How credit cards can ruin your life
Credit cards can ruin your life in one of two ways. Either you can be coaxed into habitually spending above your means and using credit to support this or you can use a credit card with an insecure financial situation and accidentally acquire charges which you can’t pay off. In either situation once you start having to let balances carry over without paying them off, you are on the slippery slope of credit.
Borrowing money or spending it before it is earned is a weighty decision. This course of action should only be taken when the item being purchased is indispensably important and you are sure that you can get your hands on funds at a later date.
Credit cards encourage people to use borrowing as an everyday way to stretch what they’re getting out of life. Easy access credit encourages people to think in terms of what they can get and how soon they can get it rather than what they can afford and whether they really need it.
A credit card can be a useful and convenient way to pay for things. As long as a card is only ever used in this way it does no damage. It’s the fact that it can be used to borrow so easily that makes it dangerous. Unless someone has solid finances and a solid financial attitude the pathway to ruin is always open.
Most credit card owners will forget about purchases they have made once in a while and get a bigger bill than they expected. If the person has a good cushion of disposable finances in their bank account at all times then these oversights are not important. Someone who is just scraping by might have to decide to leave some items unpaid for. When the interest is added onto these purchases each month the value of the items slips out of all proportion.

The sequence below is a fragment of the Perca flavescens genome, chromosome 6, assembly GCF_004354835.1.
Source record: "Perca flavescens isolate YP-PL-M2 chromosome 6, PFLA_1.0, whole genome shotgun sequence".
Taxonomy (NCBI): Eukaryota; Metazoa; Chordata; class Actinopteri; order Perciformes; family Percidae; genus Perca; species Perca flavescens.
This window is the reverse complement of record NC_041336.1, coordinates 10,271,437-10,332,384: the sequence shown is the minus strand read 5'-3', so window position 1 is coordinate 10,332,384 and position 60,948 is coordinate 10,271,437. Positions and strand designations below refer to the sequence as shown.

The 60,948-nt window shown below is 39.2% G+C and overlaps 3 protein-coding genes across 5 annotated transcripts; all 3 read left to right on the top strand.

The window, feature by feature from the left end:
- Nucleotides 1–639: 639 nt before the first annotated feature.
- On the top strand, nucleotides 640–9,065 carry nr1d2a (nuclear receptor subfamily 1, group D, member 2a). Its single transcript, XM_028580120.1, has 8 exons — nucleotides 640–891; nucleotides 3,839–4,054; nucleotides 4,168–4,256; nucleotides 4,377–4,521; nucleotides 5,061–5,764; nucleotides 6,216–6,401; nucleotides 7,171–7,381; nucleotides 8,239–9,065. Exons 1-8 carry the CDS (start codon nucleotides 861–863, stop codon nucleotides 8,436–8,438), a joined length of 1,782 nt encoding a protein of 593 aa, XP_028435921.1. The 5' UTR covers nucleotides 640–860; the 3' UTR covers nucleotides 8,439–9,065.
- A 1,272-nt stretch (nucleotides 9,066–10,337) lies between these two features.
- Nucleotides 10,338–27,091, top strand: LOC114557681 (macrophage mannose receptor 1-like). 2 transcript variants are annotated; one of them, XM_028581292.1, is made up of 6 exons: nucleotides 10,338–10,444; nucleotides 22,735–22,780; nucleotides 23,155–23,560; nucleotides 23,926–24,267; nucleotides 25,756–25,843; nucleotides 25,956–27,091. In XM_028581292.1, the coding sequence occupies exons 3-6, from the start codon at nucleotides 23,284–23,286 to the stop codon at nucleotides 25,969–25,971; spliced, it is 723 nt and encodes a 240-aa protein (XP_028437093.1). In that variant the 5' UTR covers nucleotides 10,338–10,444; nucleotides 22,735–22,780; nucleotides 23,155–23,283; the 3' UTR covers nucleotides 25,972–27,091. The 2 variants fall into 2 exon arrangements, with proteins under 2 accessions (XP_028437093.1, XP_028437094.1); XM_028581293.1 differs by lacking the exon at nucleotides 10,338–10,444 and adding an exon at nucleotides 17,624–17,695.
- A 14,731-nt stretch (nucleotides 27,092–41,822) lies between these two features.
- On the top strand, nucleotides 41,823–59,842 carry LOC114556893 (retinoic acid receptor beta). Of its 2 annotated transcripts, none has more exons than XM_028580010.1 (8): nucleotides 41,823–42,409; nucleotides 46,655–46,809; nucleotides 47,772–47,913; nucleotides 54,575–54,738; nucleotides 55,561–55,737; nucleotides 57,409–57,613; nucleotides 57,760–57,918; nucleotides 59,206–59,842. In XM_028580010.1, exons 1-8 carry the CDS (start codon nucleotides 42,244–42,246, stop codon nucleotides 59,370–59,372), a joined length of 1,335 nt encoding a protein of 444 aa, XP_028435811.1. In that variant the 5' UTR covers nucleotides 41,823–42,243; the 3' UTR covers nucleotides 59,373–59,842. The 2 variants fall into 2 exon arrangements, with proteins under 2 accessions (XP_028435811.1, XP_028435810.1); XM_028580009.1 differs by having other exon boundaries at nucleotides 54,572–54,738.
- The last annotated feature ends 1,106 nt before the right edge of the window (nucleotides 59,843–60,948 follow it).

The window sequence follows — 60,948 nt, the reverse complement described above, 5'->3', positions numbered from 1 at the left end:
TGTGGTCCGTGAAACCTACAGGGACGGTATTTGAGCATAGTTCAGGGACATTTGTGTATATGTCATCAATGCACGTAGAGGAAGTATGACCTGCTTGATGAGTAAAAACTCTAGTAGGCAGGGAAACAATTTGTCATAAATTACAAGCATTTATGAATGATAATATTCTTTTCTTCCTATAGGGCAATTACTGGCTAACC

If a card is allowed to accumulate a lot of credit on it then the debt can acquire a momentum of its own and steadily snowball out of all control.
If someone has less than economical spending habits and insecure finances and is then saddled with monthly charges and rates as well they start getting backed into a corner. At some point no more credit will be available to the person. They may lose their home, if there is no money to pay for transportation they may lose their job and they will face the continual harassment of creditors and collection agencies. The more desperate a situation gets the less impact any positive actions taken will have.
If someone is not in possession of the ability to live within their means and a good financial cushion to absorb errors then they should not acquire a credit card. If they do they put their future at extremely high risk.
Learning to live within your means and putting money aside to cover unforeseen circumstances can be achieved by anyone willing to make some changes and put some effort in. Once you get to this stage you can safely use a credit card as a payment tool but always be aware of the dangers of casual borrowing.
Credit cards must be used to pay with and not to borrow with. If due to your circumstances, self control or both you cannot stick to this kind of usage then it’s best to avoid credit cards altogether and work on your financial attitude and situation. Once you have got this under control you may reconsider a credit card.
Casual borrowing has become accepted by many people as a way of life, but as the recent recession has demonstrated, it is a dangerous way to live and eventually it can catch up with you in the most damaging and distressing way. Don’t sacrifice your future for the ease of extra spending today. Recognize big financial decisions as being important even if they are presented to you in a common place and easy to use package.